The original version, from Brittany, is almost always prepared with Muscadet wine, which is made from grapes grown in the area surrounding the city of Nantes on France’s Atlantic coast. Muscadet has the crisp, clean flavor and the acidic edge essential to a successful beurre blanc. If Muscadet is unavailable or too expensive, other wines can be used, but if only wines containing relatively little acidity are available, it may be necessary to add a few additional drops of vinegar to wake up the sauce at the end.
The recipe that follows contains a small amount of heavy cream, which, although not essential, will help start the emulsion. A great deal of myth still surrounds the addition of the butter to the flavor base. Many authors insist that the butter be added in tiny increments, often as little as a tablespoon (15 milliliters) at a time, over low heat, and imply that the sauce will break if the butter is added any faster. In fact, the butter can be cut into relatively large cubes (about 1 inch/2.5 cm on each side) and added all at once over high heat. The keys are to not stop whisking and not let the sauce boil. Seasonings can be added at the end. Traditionally, 1 teaspoon (5 milliliters) fine salt is added per 2 cups (500 milliliters) sauce, but diners today often find this to be slightly too much.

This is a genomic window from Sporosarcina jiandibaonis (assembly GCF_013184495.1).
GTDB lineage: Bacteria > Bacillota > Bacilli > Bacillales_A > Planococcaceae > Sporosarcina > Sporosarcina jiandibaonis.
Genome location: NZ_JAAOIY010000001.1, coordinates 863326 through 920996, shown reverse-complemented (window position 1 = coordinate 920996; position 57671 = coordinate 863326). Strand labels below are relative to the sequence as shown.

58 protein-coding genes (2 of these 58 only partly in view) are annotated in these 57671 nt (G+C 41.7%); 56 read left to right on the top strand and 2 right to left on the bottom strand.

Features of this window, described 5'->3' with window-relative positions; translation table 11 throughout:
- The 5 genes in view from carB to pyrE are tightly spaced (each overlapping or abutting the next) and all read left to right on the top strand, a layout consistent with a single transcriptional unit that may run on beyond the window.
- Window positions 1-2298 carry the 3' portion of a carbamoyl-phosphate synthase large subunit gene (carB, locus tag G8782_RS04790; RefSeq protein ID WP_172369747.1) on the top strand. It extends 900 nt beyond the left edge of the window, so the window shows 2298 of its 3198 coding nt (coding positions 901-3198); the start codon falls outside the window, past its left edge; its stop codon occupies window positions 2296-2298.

|shallot, finely chopped|
|white wine vinegar|
|heavy cream or other liquid|
|butter, cut into 1-inch (2.5 cm) cubes|
|salt and pepper||to taste||to taste|
Copyright © 2017 by James Peterson. Published by Houghton Mifflin Harcourt Publishing Company. All rights reserved.